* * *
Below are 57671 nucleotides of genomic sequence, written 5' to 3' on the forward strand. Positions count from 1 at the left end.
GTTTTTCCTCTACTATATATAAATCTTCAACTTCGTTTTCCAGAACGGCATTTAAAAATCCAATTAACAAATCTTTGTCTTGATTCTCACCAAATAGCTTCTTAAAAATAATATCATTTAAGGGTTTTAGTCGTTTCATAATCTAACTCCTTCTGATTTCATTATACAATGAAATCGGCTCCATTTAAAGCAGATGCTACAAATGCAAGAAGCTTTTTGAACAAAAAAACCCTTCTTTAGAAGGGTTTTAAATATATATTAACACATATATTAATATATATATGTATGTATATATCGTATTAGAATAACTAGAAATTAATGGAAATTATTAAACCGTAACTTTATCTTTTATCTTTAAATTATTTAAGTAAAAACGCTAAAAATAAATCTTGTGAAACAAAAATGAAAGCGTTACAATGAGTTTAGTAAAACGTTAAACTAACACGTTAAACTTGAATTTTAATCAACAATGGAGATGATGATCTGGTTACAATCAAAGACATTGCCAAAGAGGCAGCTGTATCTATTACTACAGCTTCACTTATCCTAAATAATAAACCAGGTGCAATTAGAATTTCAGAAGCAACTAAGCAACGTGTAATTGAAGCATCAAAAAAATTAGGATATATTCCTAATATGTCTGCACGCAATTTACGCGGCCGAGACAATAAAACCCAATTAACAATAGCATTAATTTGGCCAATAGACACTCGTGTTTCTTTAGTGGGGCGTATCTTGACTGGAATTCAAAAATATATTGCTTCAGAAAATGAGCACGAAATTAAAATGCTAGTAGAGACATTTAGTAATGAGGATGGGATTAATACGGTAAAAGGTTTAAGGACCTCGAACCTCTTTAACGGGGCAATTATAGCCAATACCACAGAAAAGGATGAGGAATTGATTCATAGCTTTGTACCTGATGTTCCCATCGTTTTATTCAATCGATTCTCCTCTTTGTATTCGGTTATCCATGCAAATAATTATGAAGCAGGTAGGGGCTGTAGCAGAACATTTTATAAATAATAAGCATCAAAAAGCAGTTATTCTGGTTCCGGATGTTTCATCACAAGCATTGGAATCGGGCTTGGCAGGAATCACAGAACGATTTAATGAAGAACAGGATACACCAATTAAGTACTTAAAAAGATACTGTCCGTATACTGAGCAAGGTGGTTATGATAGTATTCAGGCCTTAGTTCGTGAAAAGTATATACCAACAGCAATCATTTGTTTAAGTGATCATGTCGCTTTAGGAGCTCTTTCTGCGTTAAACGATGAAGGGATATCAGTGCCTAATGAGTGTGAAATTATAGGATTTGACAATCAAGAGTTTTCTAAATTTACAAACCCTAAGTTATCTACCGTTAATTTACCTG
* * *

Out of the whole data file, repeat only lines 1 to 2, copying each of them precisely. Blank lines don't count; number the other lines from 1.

Below are 57671 nucleotides of genomic sequence, written 5' to 3' on the forward strand. Positions count from 1 at the left end.
GTTTTTCCTCTACTATATATAAATCTTCAACTTCGTTTTCCAGAACGGCATTTAAAAATCCAATTAACAAATCTTTGTCTTGATTCTCACCAAATAGCTTCTTAAAAATAATATCATTTAAGGGTTTTAGTCGTTTCATAATCTAACTCCTTCTGATTTCATTATACAATGAAATCGGCTCCATTTAAAGCAGATGCTACAAATGCAAGAAGCTTTTTGAACAAAAAAACCCTTCTTTAGAAGGGTTTTAAATATATATTAACACATATATTAATATATATATGTATGTATATATCGTATTAGAATAACTAGAAATTAATGGAAATTATTAAACCGTAACTTTATCTTTTATCTTTAAATTATTTAAGTAAAAACGCTAAAAATAAATCTTGTGAAACAAAAATGAAAGCGTTACAATGAGTTTAGTAAAACGTTAAACTAACACGTTAAACTTGAATTTTAATCAACAATGGAGATGATGATCTGGTTACAATCAAAGACATTGCCAAAGAGGCAGCTGTATCTATTACTACAGCTTCACTTATCCTAAATAATAAACCAGGTGCAATTAGAATTTCAGAAGCAACTAAGCAACGTGTAATTGAAGCATCAAAAAAATTAGGATATATTCCTAATATGTCTGCACGCAATTTACGCGGCCGAGACAATAAAACCCAATTAACAATAGCATTAATTTGGCCAATAGACACTCGTGTTTCTTTAGTGGGGCGTATCTTGACTGGAATTCAAAAATATATTGCTTCAGAAAATGAGCACGAAATTAAAATGCTAGTAGAGACATTTAGTAATGAGGATGGGATTAATACGGTAAAAGGTTTAAGGACCTCGAACCTCTTTAACGGGGCAATTATAGCCAATACCACAGAAAAGGATGAGGAATTGATTCATAGCTTTGTACCTGATGTTCCCATCGTTTTATTCAATCGATTCTCCTCTTTGTATTCGGTTATCCATGCAAATAATTATGAAGCAGGTAGGGGCTGTAGCAGAACATTTTATAAATAATAAGCATCAAAAAGCAGTTATTCTGGTTCCGGATGTTTCATCACAAGCATTGGAATCGGGCTTGGCAGGAATCACAGAACGATTTAATGAAGAACAGGATACACCAATTAAGTACTTAAAAAGATACTGTCCGTATACTGAGCAAGGTGGTTATGATAGTATTCAGGCCTTAGTTCGTGAAAAGTATATACCAACAGCAATCATTTGTTTAAGTGATCATGTCGCTTTAGGAGCTCTTTCTGCGTTAAACGATGAAGGGATATCAGTGCCTAATGAGTGTGAAATTATAGGATTTGACAATCAAGAGTTTTCTAAATTTACAAACCCTAAGTTATCTACCGTTAATTTACCTG